Mar 1, 2014

Celebrating a Book ALL YEAR, not just Black History Month

If you've been here before, you've probably read one of my earliest posts about theme months. I expressed my strong feelings about the frequently-followed pattern of spotlighting books during a given period, then letting them fade into the background, linger on a top shelf, or even get boxed away until they are hauled out again the following year. (If you haven't read that post before, I really hope you will now.) 

Despite my concern about this pattern, I've posted reviews, links, and suggestions for outstanding titles in each theme month in the past. This February I resisted the urge to do so. I waited for March, on principle, to sing a hallelujah in praise of this picture book. It's my sincere hope you'll check it out and make it a point to share it with kids throughout the year. 

Crickhollow Books, 2012
DIDN'T WE HAVE FUN! is a collaboration between artist Hilda Robinson and writer Jeff Kunkel. This is the kind of book that is firmly anchored in a specific time, place, and culture but  appeals and offers connections for every reader.

From the publisher: 
"Celebrated artist Hilda Robinson shares the joys of growing up in a closely-knit African-American family and neighborhood in the days long before television and computer games.
Meet Hilda's four sisters and one brother, her Mama and Daddy, her Philadelphia neighborhood of red-brick row houses.
…an abiding love of life that shines through these delightful paintings with accompanying text."

...I'm back
Robinson's interpretive, light-filled paintings express both specific and global emotions. Her lens zooms in and out to capture small moments and neighborhoods, to convey action and utter stillness. Always impressionist in style, she also lends detail where needed and blurs the focus or perspective when the topic suits. The images and her attention to life's details reveal her artist's eye working  from a very young age.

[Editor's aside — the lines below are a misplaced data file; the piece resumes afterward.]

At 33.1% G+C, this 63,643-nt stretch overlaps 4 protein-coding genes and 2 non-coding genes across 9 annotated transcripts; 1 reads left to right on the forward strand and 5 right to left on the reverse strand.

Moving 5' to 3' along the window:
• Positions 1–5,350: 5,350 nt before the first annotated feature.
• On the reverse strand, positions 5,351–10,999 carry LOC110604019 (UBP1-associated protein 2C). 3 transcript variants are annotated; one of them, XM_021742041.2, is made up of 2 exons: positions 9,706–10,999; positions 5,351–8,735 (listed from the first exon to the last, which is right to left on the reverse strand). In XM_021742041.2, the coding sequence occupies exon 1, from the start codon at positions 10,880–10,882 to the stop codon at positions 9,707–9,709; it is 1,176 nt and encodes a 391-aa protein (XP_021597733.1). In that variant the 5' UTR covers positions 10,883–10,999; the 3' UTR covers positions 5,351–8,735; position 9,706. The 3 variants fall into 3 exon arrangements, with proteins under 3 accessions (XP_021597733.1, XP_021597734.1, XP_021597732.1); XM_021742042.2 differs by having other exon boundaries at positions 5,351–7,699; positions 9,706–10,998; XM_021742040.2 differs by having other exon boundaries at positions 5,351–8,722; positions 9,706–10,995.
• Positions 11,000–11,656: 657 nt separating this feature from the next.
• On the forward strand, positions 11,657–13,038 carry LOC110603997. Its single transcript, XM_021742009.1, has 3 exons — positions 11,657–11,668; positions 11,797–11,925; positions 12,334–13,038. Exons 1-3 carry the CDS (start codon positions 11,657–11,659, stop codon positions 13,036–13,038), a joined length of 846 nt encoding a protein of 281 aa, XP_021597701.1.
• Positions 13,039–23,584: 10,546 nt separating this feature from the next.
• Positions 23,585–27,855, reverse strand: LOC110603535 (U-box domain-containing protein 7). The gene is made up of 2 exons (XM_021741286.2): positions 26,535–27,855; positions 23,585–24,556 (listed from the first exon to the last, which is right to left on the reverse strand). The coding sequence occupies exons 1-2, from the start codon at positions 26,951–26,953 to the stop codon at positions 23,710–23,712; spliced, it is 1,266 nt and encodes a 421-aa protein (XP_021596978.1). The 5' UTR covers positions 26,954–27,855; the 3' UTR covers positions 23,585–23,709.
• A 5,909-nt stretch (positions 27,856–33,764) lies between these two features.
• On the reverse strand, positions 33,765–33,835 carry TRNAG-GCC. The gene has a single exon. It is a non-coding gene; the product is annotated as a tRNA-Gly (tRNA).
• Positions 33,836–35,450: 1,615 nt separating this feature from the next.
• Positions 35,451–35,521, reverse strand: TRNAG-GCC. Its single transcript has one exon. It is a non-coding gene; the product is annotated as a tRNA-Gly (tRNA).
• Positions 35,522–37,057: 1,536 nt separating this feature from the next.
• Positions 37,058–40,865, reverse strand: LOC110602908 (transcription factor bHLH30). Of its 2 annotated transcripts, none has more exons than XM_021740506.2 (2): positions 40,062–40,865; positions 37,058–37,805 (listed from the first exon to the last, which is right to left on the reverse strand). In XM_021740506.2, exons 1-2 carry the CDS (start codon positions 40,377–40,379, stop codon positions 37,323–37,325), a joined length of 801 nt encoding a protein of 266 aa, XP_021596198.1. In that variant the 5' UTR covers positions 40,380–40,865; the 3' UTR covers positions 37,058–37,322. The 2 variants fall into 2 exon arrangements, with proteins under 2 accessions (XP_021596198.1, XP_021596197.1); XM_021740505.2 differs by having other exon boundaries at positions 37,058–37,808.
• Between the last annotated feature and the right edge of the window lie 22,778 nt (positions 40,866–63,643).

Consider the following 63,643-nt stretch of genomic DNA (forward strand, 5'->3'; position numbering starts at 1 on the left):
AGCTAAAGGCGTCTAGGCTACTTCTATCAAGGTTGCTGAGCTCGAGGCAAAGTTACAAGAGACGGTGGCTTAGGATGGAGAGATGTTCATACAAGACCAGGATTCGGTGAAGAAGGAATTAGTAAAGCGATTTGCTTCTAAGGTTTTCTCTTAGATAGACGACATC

Kunkel's text is based on interviews with Robinson and his understanding of her personality and memories. Although the text is not arranged as free verse, it has the rhythm and phrasing to qualify. The table of contents and titles suggest that each page turn will explore a vignette of daily life from Robinson's childhood, but the spare, rhythmic, and lyrical writing elevates it from  memoir to a more universal, thematic collection. In fact, each page would serve well as mentor text for young people writing about small moments of significance in their own lives. 

The book's title comes from the last entry, which illustrates best what I mean:

Didn't We Have Fun!

"We didn't have a car.
       We didn't have a television.
                We didn't have money.

But we had parents who loved us, 
          a good home,
          plenty to eat, 
          and lots of books, games, and friends.

Best of all, we had
                                 each other."

I hope you'll look for this book and add it to your home, classroom, or library collection.

And please, pull it from the shelves all year long.

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